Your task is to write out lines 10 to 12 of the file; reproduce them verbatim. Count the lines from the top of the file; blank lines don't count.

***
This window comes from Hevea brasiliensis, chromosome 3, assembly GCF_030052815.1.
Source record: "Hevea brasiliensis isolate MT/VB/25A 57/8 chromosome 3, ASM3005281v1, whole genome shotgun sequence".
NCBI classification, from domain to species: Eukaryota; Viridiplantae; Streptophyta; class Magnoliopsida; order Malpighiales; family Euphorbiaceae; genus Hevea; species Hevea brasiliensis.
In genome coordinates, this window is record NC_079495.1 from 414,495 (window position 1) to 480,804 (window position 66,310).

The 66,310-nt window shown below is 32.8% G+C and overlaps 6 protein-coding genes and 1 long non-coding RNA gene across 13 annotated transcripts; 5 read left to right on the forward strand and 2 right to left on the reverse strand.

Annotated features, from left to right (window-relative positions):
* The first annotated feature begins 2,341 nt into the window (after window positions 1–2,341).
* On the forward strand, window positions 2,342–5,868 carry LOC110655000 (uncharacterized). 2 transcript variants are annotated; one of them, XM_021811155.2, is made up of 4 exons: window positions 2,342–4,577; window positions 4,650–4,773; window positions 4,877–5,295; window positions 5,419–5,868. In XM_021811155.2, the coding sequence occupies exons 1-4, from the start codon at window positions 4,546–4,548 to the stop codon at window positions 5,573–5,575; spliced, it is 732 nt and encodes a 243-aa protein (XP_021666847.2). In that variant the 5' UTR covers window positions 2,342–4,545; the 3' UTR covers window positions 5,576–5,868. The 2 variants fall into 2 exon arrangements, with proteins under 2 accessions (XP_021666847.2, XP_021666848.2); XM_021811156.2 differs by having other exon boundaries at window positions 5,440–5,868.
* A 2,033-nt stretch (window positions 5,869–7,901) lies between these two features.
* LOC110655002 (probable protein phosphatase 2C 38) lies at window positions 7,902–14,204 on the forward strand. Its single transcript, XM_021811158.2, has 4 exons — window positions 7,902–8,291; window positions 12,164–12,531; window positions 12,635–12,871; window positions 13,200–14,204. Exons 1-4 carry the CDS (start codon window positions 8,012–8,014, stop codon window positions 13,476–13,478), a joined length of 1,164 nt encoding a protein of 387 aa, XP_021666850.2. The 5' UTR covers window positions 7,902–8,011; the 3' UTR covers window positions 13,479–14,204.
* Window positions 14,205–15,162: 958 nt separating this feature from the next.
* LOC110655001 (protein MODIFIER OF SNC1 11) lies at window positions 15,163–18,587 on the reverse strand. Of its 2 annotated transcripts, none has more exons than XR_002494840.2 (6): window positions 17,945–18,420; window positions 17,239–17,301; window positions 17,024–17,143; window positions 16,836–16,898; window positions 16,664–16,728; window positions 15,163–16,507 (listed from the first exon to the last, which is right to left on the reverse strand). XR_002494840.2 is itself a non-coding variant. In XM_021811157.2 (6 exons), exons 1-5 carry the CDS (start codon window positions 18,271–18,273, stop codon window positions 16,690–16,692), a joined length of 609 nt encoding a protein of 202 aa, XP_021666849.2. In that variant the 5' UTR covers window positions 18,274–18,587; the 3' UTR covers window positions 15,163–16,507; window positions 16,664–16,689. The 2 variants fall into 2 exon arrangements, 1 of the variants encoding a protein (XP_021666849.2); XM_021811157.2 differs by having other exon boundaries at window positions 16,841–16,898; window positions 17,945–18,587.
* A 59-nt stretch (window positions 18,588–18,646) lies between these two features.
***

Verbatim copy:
* LOC110655002 (probable protein phosphatase 2C 38) lies at window positions 7,902–14,204 on the forward strand. Its single transcript, XM_021811158.2, has 4 exons — window positions 7,902–8,291; window positions 12,164–12,531; window positions 12,635–12,871; window positions 13,200–14,204. Exons 1-4 carry the CDS (start codon window positions 8,012–8,014, stop codon window positions 13,476–13,478), a joined length of 1,164 nt encoding a protein of 387 aa, XP_021666850.2. The 5' UTR covers window positions 7,902–8,011; the 3' UTR covers window positions 13,479–14,204.
* Window positions 14,205–15,162: 958 nt separating this feature from the next.
* LOC110655001 (protein MODIFIER OF SNC1 11) lies at window positions 15,163–18,587 on the reverse strand. Of its 2 annotated transcripts, none has more exons than XR_002494840.2 (6): window positions 17,945–18,420; window positions 17,239–17,301; window positions 17,024–17,143; window positions 16,836–16,898; window positions 16,664–16,728; window positions 15,163–16,507 (listed from the first exon to the last, which is right to left on the reverse strand). XR_002494840.2 is itself a non-coding variant. In XM_021811157.2 (6 exons), exons 1-5 carry the CDS (start codon window positions 18,271–18,273, stop codon window positions 16,690–16,692), a joined length of 609 nt encoding a protein of 202 aa, XP_021666849.2. In that variant the 5' UTR covers window positions 18,274–18,587; the 3' UTR covers window positions 15,163–16,507; window positions 16,664–16,689. The 2 variants fall into 2 exon arrangements, 1 of the variants encoding a protein (XP_021666849.2); XM_021811157.2 differs by having other exon boundaries at window positions 16,841–16,898; window positions 17,945–18,587.